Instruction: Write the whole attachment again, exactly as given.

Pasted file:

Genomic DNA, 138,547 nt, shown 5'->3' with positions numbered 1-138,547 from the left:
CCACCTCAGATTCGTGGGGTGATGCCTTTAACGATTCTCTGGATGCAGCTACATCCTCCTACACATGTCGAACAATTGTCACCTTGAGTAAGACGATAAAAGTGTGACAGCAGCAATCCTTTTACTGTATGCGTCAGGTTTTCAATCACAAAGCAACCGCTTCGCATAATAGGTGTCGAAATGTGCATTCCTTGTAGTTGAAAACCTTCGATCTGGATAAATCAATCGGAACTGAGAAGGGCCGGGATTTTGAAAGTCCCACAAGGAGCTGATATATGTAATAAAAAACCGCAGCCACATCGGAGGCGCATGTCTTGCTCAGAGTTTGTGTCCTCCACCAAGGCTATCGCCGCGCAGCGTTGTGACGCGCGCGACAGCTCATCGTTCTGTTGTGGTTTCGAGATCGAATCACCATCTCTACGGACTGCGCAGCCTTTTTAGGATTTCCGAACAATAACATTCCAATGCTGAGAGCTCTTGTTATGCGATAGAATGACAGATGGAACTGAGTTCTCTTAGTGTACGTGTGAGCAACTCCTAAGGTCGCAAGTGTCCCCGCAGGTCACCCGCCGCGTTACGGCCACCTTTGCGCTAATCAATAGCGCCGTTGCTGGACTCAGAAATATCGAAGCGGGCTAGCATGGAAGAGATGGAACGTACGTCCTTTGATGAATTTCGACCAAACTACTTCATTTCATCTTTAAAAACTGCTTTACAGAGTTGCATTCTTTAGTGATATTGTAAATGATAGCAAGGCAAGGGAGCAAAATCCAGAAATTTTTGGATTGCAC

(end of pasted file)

Genomic DNA, 138,547 nt, shown 5'->3' with positions numbered 1-138,547 from the left:
CCACCTCAGATTCGTGGGGTGATGCCTTTAACGATTCTCTGGATGCAGCTACATCCTCCTACACATGTCGAACAATTGTCACCTTGAGTAAGACGATAAAAGTGTGACAGCAGCAATCCTTTTACTGTATGCGTCAGGTTTTCAATCACAAAGCAACCGCTTCGCATAATAGGTGTCGAAATGTGCATTCCTTGTAGTTGAAAACCTTCGATCTGGATAAATCAATCGGAACTGAGAAGGGCCGGGATTTTGAAAGTCCCACAAGGAGCTGATATATGTAATAAAAAACCGCAGCCACATCGGAGGCGCATGTCTTGCTCAGAGTTTGTGTCCTCCACCAAGGCTATCGCCGCGCAGCGTTGTGACGCGCGCGACAGCTCATCGTTCTGTTGTGGTTTCGAGATCGAATCACCATCTCTACGGACTGCGCAGCCTTTTTAGGATTTCCGAACAATAACATTCCAATGCTGAGAGCTCTTGTTATGCGATAGAATGACAGATGGAACTGAGTTCTCTTAGTGTACGTGTGAGCAACTCCTAAGGTCGCAAGTGTCCCCGCAGGTCACCCGCCGCGTTACGGCCACCTTTGCGCTAATCAATAGCGCCGTTGCTGGACTCAGAAATATCGAAGCGGGCTAGCATGGAAGAGATGGAACGTACGTCCTTTGATGAATTTCGACCAAACTACTTCATTTCATCTTTAAAAACTGCTTTACAGAGTTGCATTCTTTAGTGATATTGTAAATGATAGCAAGGCAAGGGAGCAAAATCCAGAAATTTTTGGATTGCAC